- Expertise in the specific behaviours and skillsets that I may be looking to acquire or improve upon or that my role requires or asks of me. For instance, as a founder with no previous experience, if my company grows, I would need to know how to manage a set of 10-20-50 people – that is something I would have to learn. One would need leadership skills, for instance, for which they may not have been formally trained for. The same can extend to communication, sales, and the likes.
- From a business angle, the industry experience of the coach. By that I mean, if a coach has had similar experience growing a company in a similar space or has scaled from a similar size of business as yours to bigger, for instance. Coaches, I often find, switch between their primary role and that of a consultant, advisor, mentor…So, relevant experience of a coach who has gone through a similar journey or at least familiarity of the domain and space the founder is in is of big help.
Q: Any tips or suggestions you want to make to fellow founders out there who are considering taking up startup coaching as an intervention for their venture?
Kiran: Yes, a couple of things:
- Get clarity on what you are looking for with founder coaching (or other forms of coaching), and why. The ‘why’ is really important.
- You need to have some sort of chemistry with the coach you are considering working with. The relationship between you and your coach is going to be a big factor in how things shape up going forward. If you are not, as the Gen Z says, ‘vibing’ with the person, it’s not going to work!
- Don’t look at coaching as a means to solve a problem. Coaching is not a problem-fixer. Instead, I recommend viewing coaching as an enhancer. Look at it as an opportunity to enhance and improve upon something – that’s when you can gain the most out of coaching.
Name: Ram Gopalan
Intro: Recognized by CHRO Asia as one of the most talented coaching leaders in India, Ram Gopalan is a Marshall Goldsmith certified coach who has coached leaders across the spectrum: from technical engineers to sales staff through to creative teams, as well as across cultures. He has a track record for building successful teams, including an award-winning digital agency that supported global clients such as Coca-Cola, Seagram’s, Taco Bell and Citibank.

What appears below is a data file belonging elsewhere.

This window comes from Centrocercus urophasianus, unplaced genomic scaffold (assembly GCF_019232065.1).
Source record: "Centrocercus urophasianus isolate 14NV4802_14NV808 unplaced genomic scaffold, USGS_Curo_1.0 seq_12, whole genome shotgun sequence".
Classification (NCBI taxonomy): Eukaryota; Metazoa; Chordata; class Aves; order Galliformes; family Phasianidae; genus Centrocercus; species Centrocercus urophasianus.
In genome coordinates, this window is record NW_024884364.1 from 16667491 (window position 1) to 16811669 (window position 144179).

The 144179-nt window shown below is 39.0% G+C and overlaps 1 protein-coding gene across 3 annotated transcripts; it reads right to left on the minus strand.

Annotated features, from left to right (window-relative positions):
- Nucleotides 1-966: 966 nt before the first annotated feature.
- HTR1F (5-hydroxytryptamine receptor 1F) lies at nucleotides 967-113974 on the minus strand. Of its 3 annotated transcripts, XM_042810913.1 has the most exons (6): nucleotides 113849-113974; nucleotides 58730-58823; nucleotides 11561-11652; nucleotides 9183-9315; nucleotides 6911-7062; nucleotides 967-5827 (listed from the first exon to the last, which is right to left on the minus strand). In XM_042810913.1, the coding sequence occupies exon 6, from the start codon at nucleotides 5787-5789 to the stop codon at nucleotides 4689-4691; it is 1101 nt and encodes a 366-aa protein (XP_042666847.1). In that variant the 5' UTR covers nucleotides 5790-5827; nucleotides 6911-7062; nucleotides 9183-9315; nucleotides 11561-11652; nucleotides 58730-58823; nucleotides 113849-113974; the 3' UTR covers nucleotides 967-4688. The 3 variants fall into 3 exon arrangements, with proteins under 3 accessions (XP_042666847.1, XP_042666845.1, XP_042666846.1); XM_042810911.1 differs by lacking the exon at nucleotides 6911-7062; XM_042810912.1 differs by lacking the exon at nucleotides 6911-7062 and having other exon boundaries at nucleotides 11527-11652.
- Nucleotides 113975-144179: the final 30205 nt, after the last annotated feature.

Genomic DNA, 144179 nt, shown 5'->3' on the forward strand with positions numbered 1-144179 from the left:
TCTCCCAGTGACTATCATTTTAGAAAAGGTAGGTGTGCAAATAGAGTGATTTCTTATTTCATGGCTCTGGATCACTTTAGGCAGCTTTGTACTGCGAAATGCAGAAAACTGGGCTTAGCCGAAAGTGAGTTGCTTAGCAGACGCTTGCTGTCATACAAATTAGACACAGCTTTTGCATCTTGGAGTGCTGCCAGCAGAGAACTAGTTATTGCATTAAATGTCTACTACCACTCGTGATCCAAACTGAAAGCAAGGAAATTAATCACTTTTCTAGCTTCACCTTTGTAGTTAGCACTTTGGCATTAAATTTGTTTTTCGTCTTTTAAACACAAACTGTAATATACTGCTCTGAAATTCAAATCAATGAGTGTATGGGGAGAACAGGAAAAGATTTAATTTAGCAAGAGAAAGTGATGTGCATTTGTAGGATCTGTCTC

Ram heads Simply.Coach’s product management and customer support.
Q: Hi, Ram. So, I spoke to Kiran to get his perspective on getting coached by you. I’m interested to hear what you think is important when coaching a startup founder? Any pointers on what you would do differently here?
Ram: For me, a founder is super passionate, in the sense that the level of motivation they have would be much higher than the regular person – an employee in a company, for instance. I also find that they would have some kind of clarity in terms of what they want to achieve. So, what do I do differently when coaching founders and entrepreneurs? Let me enlist it here:
1. Work with their milestones instead of trying to set goals. Usually, with founders, the goals are more or less around the following lines: run a successful business, see business grow, scale, make profit, become an industry leader, and the works…. Working with short milestones, on the other hand, helps them walk on the path towards that larger objective and see it more clearly. You can help them ascertain the pace at which they wish to go and establish what some interim milestones on the path to success would look like.
2. Unlike a well-established company, a startup is not so structured. Things are usually happening in a very haphazard manner; circumstances are changing very quickly…in such a scenario, a coach can help the founder step back, reflect, and connect it all back to the bigger picture, connect it back to what they are learning, and what they can do better. They can help bring more structure where it’s missing and help them recognise skillsets that they are going to need for this new role – for instance, learning how to say no, or the art of negotiations.